Technology Speeds Up Life — Meditation Calms It
In today's fast paced city life where urban comforts are taken for granted and whirring of air condition machines subdue the pleasant early morning orchestra of birds and bumblebees, finding the quantum of solace for tired and disturbed minds is becoming more and more difficult.
Stress at workplace, commotion and din of daily fight for survival leaves little room for relaxation. Mental anguish, depression, sleep disorder and tension are part and parcel of our existence taking heavy toll through disease and disharmony.
Modern medicine has answer for many a malady but comes at a heavy price. One has to accommodate adverse side effects of drugs which invariably deplete life energy. Prevention is still better than cure and in conformity with the age old adage, Dr. Jill Jenkins; a clinical and school psychologist with 25 years of experience has propounded an easy, step-by-step method of meditation that placates the mind and reduces the risk of disease considerably.
Dr. Jill's method is simple yet effective. It is basically a process of relaxation that helps in attaining mastery over thoughts and emotions. Usually when we think of something we forget to realize that the thought is separate from the thinker. We tend to get so identified with a thought that it becomes an inseparable part of our entity. This is the root cause of all trouble making room for disturbance and agitation to set in. We usually think either about the past or else regarding the future and keep swinging between these two polarities while neglecting the present moment. The mind is thus never at rest and keeps anticipating or repenting most of the time. Even the pleasure of past victories wane quickly and fresh apprehensions keep popping up constantly.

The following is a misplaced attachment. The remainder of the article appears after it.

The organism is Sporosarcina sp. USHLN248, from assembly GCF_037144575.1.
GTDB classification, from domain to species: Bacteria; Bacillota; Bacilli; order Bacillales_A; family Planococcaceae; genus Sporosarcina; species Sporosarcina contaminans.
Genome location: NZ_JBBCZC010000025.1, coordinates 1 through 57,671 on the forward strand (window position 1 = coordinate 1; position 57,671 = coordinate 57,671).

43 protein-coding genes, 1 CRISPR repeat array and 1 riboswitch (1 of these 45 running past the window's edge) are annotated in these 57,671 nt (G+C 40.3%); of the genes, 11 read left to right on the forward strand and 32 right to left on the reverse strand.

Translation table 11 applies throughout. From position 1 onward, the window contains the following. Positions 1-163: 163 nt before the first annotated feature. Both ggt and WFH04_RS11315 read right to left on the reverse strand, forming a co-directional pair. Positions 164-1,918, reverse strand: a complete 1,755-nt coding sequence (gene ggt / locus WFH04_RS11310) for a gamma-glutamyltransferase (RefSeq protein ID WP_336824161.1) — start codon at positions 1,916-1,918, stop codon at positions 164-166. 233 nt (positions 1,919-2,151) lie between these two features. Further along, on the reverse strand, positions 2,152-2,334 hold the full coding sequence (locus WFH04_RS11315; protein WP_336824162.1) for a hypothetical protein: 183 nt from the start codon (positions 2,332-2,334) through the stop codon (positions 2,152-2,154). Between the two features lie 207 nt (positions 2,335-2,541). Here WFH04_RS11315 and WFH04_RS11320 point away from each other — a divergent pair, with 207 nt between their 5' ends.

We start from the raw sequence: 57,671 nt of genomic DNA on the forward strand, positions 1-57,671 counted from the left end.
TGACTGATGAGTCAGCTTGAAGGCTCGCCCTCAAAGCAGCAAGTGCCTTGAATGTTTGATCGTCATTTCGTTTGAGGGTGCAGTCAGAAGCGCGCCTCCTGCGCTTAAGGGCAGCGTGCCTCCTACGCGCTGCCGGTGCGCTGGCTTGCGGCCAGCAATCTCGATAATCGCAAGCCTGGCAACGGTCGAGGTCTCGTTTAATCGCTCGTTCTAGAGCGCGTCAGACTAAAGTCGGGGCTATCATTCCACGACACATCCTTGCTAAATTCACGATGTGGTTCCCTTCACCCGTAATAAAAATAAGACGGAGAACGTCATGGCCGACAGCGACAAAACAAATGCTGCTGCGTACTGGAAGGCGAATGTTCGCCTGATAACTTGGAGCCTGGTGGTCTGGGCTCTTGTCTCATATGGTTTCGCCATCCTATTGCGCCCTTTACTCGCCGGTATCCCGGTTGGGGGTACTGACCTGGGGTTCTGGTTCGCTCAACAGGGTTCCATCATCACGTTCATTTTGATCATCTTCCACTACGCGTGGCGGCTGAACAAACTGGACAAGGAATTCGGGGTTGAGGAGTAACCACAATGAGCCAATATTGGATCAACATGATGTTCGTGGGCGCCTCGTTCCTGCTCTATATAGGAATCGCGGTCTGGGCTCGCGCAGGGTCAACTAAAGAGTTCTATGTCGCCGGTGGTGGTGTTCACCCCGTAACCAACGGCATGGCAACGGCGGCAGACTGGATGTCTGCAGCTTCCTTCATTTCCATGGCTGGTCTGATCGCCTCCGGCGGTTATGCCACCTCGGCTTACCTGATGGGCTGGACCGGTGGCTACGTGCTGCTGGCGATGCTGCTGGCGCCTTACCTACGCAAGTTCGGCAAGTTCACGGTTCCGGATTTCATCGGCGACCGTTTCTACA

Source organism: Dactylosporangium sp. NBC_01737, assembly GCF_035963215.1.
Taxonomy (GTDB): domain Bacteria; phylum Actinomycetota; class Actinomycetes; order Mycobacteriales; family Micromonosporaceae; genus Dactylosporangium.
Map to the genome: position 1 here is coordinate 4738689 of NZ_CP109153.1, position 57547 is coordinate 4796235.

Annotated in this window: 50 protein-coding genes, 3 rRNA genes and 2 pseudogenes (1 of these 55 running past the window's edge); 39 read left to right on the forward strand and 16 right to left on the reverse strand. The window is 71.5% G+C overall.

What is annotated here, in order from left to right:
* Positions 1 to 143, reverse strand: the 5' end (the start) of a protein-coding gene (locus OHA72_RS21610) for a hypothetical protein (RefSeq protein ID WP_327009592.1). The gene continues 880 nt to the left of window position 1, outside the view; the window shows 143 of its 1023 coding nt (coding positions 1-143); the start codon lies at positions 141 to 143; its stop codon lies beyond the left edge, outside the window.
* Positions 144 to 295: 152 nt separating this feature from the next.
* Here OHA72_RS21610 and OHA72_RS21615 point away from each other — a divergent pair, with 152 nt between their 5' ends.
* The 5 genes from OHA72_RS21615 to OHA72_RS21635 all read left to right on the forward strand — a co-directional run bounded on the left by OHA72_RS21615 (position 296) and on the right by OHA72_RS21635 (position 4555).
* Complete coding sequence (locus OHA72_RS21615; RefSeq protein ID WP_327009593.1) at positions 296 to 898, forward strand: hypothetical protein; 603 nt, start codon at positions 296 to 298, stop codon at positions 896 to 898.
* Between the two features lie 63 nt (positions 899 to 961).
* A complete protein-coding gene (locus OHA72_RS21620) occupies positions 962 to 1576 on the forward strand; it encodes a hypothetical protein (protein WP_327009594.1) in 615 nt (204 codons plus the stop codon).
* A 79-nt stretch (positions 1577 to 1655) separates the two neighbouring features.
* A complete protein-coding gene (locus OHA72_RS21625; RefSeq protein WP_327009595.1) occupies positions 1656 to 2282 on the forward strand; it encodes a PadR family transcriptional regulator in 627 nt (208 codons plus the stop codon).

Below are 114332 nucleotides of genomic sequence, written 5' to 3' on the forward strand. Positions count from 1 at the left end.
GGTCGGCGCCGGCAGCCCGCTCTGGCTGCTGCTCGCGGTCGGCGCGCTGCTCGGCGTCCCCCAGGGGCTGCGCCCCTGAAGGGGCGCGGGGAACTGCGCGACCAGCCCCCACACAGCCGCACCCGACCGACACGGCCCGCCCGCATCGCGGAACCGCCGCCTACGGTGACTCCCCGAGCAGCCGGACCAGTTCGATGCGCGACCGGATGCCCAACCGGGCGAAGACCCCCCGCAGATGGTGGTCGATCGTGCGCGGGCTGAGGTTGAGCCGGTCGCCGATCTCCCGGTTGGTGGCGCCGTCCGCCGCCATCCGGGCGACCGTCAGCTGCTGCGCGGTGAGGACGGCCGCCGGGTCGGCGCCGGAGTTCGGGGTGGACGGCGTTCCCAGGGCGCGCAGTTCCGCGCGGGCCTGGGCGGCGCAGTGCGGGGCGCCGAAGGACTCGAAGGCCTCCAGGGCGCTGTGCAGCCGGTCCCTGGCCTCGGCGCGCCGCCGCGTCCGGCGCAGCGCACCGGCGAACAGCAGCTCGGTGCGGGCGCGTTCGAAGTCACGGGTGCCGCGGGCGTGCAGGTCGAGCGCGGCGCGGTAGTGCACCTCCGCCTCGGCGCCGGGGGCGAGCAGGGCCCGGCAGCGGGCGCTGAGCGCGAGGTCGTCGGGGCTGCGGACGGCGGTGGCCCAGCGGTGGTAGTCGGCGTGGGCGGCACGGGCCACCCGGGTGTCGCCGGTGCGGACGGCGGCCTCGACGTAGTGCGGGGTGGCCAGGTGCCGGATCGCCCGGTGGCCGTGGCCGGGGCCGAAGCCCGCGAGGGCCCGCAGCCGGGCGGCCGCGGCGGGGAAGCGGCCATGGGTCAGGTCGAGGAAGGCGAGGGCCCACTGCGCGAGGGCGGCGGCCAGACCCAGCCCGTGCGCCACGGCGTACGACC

Dr. Jill's recommends remaining alert and mindful while keeping the focus firmly grounded in the present moment. This is the beauty of the art of breathing which comes to fruition with fifteen minutes of practice each day. The meditation teaches present moment awareness by concentrating on breath intake and release. Breathing is the most natural and effortless phenomenon that continues throughout our life. It is only necessary to remain alert and witness it like a passive observer, keeping the attention span on it.
According to Dr. Jill simply "being with" each breath is potent to root a person deeply "in the moment" which could be a life changing experience.
Though not a panacea, this form of meditation could wane depression leading to a healthy and more meaningful life.